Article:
The Congressional Budget Office on Monday released its analysis for the Senate Republican healthcare bill on Monday, projecting significant coverage losses if the legislation were to become law.
The CBO projected that 22 million fewer people would have coverage under the bill in 2026, named the Better Care Reconciliation Act (BCRA), than under the current healthcare system. This is also slightly below the CBO’s projection that 23 million fewer people would have coverage under the House GOP’s American Health Care Act (AHCA).
Crucially for Senate Majority Leader Mitch McConnell, the CBO projected the bill would reduce the federal deficit by $US321 million, more than the $US119 million in savings in the House bill. To qualify under Senate rules, the BCRA was required to cut more from he deficit than the AHCA.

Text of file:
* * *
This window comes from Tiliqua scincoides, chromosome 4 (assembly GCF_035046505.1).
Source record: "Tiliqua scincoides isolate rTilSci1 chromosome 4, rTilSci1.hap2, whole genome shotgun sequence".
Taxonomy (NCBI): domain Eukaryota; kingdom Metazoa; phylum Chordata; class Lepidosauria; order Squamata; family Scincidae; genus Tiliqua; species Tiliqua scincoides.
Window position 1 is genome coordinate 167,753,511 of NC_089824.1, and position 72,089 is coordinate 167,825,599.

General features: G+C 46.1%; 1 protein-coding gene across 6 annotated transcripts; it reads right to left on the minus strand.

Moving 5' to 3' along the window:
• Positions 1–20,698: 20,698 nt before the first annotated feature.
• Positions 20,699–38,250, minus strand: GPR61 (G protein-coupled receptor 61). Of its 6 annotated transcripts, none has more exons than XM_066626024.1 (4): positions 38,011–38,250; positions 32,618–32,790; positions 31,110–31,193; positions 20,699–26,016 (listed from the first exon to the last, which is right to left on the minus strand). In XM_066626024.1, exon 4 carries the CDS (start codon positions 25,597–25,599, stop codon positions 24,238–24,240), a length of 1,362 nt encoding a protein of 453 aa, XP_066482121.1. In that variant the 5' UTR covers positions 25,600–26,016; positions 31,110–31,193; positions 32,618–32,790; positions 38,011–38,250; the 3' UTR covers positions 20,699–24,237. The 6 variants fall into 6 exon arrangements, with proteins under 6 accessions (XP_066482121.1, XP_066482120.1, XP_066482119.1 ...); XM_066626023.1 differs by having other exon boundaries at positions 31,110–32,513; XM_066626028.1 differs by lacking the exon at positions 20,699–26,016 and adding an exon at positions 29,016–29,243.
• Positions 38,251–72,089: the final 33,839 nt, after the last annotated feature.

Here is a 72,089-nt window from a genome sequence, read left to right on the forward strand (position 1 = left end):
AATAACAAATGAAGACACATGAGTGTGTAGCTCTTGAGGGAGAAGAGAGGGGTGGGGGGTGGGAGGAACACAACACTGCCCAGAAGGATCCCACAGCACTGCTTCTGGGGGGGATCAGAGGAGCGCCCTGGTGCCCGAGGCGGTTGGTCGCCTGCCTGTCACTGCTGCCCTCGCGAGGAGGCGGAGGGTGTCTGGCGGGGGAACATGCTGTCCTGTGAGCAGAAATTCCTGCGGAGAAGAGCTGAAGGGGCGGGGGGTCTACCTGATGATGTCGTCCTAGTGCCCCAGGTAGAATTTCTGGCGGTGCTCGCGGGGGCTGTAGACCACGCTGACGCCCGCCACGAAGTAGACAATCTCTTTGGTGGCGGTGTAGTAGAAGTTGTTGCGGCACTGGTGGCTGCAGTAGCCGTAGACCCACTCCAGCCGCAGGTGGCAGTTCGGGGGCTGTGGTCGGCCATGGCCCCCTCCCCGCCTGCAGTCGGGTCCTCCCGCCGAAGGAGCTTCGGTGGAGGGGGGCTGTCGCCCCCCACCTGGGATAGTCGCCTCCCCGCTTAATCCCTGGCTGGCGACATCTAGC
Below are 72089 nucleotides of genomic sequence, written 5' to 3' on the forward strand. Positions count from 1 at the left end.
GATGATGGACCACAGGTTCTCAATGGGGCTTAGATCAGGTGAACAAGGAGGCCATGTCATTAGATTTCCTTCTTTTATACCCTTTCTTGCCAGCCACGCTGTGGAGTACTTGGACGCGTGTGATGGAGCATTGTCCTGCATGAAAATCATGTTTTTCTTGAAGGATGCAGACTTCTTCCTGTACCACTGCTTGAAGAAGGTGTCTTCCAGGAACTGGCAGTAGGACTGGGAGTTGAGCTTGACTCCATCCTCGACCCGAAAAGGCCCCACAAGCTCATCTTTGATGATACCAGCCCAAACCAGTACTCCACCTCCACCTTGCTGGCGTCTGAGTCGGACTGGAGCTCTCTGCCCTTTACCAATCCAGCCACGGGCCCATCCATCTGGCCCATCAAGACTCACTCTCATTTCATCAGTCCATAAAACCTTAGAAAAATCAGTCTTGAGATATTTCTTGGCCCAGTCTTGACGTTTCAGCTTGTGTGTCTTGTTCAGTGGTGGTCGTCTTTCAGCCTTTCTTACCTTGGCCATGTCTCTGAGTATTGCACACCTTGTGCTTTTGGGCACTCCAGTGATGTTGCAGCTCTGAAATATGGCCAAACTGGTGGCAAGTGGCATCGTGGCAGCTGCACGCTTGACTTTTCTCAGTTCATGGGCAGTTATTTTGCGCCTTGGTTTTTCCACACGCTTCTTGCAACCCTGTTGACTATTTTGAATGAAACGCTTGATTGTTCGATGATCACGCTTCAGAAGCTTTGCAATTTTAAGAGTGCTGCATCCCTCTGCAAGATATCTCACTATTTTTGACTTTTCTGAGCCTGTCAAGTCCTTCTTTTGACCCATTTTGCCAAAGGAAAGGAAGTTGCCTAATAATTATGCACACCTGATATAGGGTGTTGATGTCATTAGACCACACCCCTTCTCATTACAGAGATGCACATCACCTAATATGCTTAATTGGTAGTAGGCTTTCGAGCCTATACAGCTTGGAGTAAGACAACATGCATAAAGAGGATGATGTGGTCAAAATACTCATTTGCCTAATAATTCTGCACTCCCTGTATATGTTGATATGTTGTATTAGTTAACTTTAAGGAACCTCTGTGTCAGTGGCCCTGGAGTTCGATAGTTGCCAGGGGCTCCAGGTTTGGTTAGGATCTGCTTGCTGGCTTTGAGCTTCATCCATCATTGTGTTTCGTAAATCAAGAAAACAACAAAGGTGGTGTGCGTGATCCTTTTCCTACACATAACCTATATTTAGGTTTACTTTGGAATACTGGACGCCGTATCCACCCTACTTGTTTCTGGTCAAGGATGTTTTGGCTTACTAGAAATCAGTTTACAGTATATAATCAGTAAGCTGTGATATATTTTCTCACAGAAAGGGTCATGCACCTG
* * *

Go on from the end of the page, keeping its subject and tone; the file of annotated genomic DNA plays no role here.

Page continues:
Moderate GOP senators who have expressed concerns over large coverage losses may not be reassured by the score.
Sen. Susan Collins of Maine, a moderate Republican and key swing vote, said Thursday that coverage losses of the size estimated by the CBO score were not acceptable.
“I cannot support a bill that’s going to result in tens of millions of people losing their health insurance,” Collins said.
McConnell can only lose two members for the bill to pass. Five Republicans publicly came out against the bill in its initial draft form.
This is a developing story…